The Effects of Bullying on Tweens and Teens
Many adults fail to see the devastating effects that bullying can have on kids, instead viewing the teasing of bullies to be simply a normal childhood experience. Being the victim of a bully, though, can be highly distressing for children and teenagers, who can suffer enormously from the abuse, harassment, and sometimes violent nature of bullying at the hands of their peers.
Teasing and Taunting can Cause Long Term PainMost of us can recall a certain level of good natured teasing from when we were kids, but outright bullying is anything but good natured. Bullies have a tendency to wage full-out campaigns against other children and these verbal attacks can leave victims feeling socially isolated, frightened, and over time, even depressed or overly anxious. Constant harassment can have a detrimental effect on children's feelings of self worth, and low self-esteem is commonplace amongst children who have been targeted by bullies. Over time, the effects of bullying can even promote aggression in victims, some resorting to violence as they search for ways to fight back.
What Does a Bully Look Like?In films, bullies are often easily recognizable - they tend to be portrayed as big, tough, and clearly angry individuals. In reality, though, bullies come in all shapes and sizes, many of whom are good students and star athletes. Though there are no hard and fast rules, there are some generalisations that often hold true. Boys are more likely than girls to engage in aggressive, physical bullying, using threats or violence to keep victim feeling intimidated. Even when they refrain from hitting their victims, they present a menacing demeanor, making the victims feel that they are in danger.
Girls, on the other hand, rarely resort to physical abuse, but their brand of bullying is every bit as damaging. Girls may single out a victim and then purposefully isolate her from others by ignoring her, calling her names, spreading false rumours about her, and even coercing other girls into following suit. Girls who bully often garner the passive cooperation of other girls by threatening to isolate them if they befriend a girl that they've targeted. The social immaturity that is common amongst tweens and teens can mean that other kids not only fail to stand up for victims of bullying, but may also participate in the harassment for fear of being the next one in the victim's shoes.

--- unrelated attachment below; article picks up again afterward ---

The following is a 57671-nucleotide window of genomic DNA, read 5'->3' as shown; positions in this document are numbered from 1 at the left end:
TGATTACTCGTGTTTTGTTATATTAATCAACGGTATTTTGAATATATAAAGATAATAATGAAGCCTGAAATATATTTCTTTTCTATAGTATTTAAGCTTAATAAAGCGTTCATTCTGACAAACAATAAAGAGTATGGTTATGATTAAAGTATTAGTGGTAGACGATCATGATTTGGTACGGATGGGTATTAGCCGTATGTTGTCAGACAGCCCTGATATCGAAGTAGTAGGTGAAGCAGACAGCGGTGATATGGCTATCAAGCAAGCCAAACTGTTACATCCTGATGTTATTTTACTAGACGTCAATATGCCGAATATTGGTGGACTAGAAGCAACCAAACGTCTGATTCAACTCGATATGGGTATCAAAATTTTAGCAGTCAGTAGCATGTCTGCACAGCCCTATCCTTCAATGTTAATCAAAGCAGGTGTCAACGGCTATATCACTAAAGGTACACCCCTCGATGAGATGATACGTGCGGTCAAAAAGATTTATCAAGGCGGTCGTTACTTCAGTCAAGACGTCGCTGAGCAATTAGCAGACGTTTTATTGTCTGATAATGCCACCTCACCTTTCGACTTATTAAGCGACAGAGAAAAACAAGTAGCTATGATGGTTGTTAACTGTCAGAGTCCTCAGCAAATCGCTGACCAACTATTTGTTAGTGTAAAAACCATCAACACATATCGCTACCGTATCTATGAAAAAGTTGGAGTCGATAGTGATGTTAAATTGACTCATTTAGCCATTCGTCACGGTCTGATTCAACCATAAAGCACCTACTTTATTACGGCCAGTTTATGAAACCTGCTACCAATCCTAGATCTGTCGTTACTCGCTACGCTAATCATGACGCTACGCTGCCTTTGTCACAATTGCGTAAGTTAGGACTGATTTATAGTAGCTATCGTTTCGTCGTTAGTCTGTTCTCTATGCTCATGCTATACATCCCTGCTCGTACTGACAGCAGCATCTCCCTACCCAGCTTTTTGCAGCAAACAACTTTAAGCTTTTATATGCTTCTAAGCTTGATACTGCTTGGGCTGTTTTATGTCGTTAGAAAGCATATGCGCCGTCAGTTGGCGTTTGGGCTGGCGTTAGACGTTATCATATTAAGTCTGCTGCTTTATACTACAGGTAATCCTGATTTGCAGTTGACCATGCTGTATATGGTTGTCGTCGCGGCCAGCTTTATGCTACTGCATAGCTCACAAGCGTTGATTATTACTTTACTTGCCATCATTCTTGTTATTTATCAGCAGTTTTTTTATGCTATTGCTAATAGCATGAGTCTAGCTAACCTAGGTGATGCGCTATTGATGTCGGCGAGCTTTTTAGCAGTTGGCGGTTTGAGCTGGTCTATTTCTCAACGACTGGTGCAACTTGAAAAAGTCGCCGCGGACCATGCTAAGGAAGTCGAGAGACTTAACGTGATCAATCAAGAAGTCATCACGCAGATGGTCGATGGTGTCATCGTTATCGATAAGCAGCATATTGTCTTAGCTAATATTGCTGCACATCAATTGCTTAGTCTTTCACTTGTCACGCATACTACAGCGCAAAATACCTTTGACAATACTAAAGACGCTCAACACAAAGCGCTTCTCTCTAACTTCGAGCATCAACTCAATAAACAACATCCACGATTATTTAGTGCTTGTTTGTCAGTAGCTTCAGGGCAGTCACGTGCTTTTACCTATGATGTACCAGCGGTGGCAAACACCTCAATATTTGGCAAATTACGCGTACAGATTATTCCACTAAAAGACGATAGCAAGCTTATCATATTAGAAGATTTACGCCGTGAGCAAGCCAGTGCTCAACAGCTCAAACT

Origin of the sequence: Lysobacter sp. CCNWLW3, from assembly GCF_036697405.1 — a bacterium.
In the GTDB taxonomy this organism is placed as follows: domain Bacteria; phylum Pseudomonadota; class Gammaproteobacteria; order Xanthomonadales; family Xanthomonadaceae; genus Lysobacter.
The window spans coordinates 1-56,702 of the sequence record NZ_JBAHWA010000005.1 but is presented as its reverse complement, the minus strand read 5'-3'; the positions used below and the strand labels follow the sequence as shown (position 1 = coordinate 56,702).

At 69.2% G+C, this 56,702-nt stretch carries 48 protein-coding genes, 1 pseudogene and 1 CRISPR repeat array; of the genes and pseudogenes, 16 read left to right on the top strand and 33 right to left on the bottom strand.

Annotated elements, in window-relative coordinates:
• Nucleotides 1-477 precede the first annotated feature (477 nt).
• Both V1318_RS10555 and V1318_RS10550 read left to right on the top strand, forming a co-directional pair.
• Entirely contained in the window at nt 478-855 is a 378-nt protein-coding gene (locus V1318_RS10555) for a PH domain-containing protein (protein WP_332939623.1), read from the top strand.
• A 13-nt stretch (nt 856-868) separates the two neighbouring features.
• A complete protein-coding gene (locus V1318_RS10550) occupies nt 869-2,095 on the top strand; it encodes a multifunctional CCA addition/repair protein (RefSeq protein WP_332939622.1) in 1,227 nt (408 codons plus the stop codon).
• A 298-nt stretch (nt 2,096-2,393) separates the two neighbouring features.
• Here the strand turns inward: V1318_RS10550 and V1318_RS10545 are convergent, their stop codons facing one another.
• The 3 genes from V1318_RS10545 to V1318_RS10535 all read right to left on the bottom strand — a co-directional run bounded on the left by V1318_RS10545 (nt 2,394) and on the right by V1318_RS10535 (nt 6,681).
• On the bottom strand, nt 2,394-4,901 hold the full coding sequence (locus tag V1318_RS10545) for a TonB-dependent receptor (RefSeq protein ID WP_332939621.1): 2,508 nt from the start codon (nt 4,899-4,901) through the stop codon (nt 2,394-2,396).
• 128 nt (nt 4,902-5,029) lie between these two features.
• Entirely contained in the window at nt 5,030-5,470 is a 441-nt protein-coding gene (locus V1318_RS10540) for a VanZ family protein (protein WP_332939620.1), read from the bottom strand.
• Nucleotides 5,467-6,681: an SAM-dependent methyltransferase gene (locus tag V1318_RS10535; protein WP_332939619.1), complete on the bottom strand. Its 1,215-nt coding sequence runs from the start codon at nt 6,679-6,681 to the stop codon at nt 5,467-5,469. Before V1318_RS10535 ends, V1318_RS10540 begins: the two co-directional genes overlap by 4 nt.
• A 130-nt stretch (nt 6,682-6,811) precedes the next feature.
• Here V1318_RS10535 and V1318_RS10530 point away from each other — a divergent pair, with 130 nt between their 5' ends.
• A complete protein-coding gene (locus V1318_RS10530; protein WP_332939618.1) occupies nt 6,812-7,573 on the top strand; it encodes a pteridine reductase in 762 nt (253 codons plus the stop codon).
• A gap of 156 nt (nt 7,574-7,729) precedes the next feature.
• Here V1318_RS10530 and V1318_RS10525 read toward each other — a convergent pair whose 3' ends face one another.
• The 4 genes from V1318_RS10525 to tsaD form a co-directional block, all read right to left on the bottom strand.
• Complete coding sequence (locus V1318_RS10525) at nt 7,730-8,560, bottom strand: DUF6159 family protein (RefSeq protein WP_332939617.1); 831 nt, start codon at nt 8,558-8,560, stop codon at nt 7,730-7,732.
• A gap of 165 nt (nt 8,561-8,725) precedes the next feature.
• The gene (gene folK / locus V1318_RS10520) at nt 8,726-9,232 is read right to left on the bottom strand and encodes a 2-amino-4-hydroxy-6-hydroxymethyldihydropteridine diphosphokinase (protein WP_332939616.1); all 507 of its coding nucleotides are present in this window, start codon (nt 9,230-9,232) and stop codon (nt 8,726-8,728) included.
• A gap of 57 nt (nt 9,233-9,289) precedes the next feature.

Helping to Protect Kids and Prevent BullyingBullying behaviours generally fall into three categories, but bullies sometimes combine several tactics in order to intimidate and isolate their victims. None of these behaviours are acceptable, and parents, educators, and coaches need to establish zero-tolerance policies when it comes to unkind or abusive interaction between children. The three main types of bullying that adults need to be on the lookout for are:
- Verbal: Taunting, teasing and name calling all constitute verbal bullying.
- Psychological: Being purposefully frightening, starting or perpetuating rumours, mindfully excluding someone from conversations or social gatherings, and using stern looks or other means to make a child feel unsafe, although no physical contact has actually been made can make kids anxious and uncomfortable.
- Physical: Sometimes, bullying progresses to include violence, physical abuse, or aggressive behaviours, putting kids at significant risk of injury at the hands of bullies.
Ideally, parents and other adults who are involved in the lives of children will teach them to be sensitive to the feelings of others, minimizing the chances that they will engage in bullying. Talking about compassion, the importance of reaching out to those in need, and valuing others can go a long way toward prevention, especially if kids see their parents actively standing up for what they believe is right.
When adults notice that a child or teenager is being singled out and treated badly by an individual or a group of peers, they need to step in and put a stop to the behaviour. Oftentimes, kids are reluctant to seek help when they are being bullied, for fear that drawing attention to the situation will either make them appear weak or may even increase the abuse if the bully decides to retaliate for any trouble they may get in from authority figures. Therefore, it is up to adults to keep a close watch on children, intervene when necessary, and then follow up by paying special attention to the bullied child to be sure that they remain safe.